Counties with higher excessive alcohol consumption talked more about finishing assignments, presentations, and other types of academic and work-related projects. This may indicate that counties with a greater proportion of college students drink more. Non-linguistic analyses of social media usage habits of college students have previously had limited success in predicting drinking patterns , though alcohol-related social media marketing exposure has been found to positively predict college student alcohol consumption. Since most social media platforms, including Twitter, are popular among young adults who are also college students , the findings imply that interventions that target collegiate aged populations who use language predictive of excessive alcohol use may be effective. Additionally, social media intervention campaigns that model positive-language for college students may be potentially more effective than more traditional methods, serving as an additional protective factor in a digital environment.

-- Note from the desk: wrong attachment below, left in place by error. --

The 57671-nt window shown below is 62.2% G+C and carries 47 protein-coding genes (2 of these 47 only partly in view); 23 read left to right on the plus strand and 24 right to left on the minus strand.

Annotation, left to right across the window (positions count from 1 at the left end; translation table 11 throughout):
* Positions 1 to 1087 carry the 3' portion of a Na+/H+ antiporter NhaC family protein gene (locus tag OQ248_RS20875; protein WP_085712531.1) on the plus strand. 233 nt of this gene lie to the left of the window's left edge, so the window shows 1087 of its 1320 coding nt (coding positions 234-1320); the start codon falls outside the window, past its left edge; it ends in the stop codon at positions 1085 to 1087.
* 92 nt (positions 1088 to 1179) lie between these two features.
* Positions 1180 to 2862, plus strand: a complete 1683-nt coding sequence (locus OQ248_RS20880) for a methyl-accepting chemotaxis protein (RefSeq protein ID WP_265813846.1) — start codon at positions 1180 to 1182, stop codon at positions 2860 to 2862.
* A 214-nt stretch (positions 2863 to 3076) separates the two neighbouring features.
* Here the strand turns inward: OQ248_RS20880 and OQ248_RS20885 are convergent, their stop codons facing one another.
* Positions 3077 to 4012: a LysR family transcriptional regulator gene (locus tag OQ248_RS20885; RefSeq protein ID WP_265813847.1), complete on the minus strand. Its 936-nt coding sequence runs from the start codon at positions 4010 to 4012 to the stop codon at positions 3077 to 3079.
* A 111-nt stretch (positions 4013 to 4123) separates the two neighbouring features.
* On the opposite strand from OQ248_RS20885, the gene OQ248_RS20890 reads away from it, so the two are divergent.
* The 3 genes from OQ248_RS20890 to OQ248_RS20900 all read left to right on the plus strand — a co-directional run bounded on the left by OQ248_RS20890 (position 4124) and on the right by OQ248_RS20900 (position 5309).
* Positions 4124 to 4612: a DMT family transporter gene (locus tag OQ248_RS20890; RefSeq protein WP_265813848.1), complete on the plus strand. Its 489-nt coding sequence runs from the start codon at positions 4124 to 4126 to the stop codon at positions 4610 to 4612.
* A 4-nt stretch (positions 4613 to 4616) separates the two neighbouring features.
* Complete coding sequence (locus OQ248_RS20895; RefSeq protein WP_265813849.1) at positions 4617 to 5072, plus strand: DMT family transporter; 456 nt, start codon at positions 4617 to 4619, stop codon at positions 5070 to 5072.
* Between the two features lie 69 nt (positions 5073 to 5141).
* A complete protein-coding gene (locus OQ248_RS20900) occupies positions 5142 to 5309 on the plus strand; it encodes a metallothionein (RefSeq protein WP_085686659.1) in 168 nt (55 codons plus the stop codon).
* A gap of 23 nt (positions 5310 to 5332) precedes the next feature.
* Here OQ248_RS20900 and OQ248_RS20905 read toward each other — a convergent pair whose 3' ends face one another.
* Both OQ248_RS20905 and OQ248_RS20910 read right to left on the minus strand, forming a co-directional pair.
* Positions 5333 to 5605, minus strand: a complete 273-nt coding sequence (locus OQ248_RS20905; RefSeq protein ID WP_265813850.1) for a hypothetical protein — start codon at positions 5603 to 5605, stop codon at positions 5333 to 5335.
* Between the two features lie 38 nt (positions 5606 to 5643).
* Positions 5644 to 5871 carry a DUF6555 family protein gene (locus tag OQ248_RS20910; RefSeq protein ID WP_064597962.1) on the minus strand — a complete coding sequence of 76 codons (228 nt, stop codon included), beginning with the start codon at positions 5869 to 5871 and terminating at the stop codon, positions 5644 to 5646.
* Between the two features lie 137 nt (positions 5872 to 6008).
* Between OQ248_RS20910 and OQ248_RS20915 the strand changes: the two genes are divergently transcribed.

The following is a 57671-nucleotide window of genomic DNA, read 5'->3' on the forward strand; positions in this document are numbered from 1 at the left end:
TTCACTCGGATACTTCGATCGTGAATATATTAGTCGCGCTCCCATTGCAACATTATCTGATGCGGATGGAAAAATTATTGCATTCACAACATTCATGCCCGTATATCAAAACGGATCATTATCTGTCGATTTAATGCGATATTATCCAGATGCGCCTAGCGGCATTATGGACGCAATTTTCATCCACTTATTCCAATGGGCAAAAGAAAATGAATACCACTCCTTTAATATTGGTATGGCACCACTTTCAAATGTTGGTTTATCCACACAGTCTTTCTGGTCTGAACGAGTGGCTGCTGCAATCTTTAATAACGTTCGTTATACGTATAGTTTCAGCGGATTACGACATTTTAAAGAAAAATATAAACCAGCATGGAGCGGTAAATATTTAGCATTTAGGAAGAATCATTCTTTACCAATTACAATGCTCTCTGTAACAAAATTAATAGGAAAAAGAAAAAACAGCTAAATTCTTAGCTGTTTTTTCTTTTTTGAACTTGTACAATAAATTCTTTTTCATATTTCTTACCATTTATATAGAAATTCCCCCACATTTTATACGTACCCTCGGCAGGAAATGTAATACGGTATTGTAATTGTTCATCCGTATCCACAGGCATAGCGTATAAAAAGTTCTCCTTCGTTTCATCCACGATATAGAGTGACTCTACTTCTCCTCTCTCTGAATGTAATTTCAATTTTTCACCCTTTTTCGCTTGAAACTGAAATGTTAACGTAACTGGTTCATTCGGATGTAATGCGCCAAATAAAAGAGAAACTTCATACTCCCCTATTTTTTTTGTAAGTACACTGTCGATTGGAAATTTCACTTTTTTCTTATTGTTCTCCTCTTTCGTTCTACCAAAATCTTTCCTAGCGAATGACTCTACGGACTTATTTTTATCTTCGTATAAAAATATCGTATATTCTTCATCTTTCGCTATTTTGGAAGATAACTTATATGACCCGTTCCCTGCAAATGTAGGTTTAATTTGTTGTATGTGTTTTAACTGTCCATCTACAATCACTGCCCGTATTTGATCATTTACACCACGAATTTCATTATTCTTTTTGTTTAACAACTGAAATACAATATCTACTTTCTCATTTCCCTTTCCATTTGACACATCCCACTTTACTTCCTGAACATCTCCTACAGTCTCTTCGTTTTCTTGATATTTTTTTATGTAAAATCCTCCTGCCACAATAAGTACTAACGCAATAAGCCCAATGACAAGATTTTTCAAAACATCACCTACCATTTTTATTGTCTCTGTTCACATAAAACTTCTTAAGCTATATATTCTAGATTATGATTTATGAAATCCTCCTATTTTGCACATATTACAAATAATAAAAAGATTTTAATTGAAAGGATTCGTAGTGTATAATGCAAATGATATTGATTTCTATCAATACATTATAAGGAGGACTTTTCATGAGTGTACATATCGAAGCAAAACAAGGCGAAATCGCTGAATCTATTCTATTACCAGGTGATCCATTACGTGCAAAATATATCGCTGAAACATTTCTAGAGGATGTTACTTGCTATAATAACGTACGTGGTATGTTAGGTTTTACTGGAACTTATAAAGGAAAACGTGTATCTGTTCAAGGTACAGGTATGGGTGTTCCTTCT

Inhabitants of counties that score low on excessive alcohol consumption tweet more about religion than those in counties that drink more (i.e. religiosity appears to be a protective factor, consistent with prior work [50, 51] In addition, counties who have lower rates of excess alcohol consumption express planning and getting ready language, which could be indicative of a culture that is active and values self-control. Counties that do not consume alcohol excessively also have tweets that express gratitude and blessings, love and overall positive affect. These counties may have an infrastructure in place (e.g. attractive public spaces to meet and socialize), a high level of generalized trust such that members can fulfill belongingness needs and thus not feel a need to excessively drink to feel greater connection to others [52,53]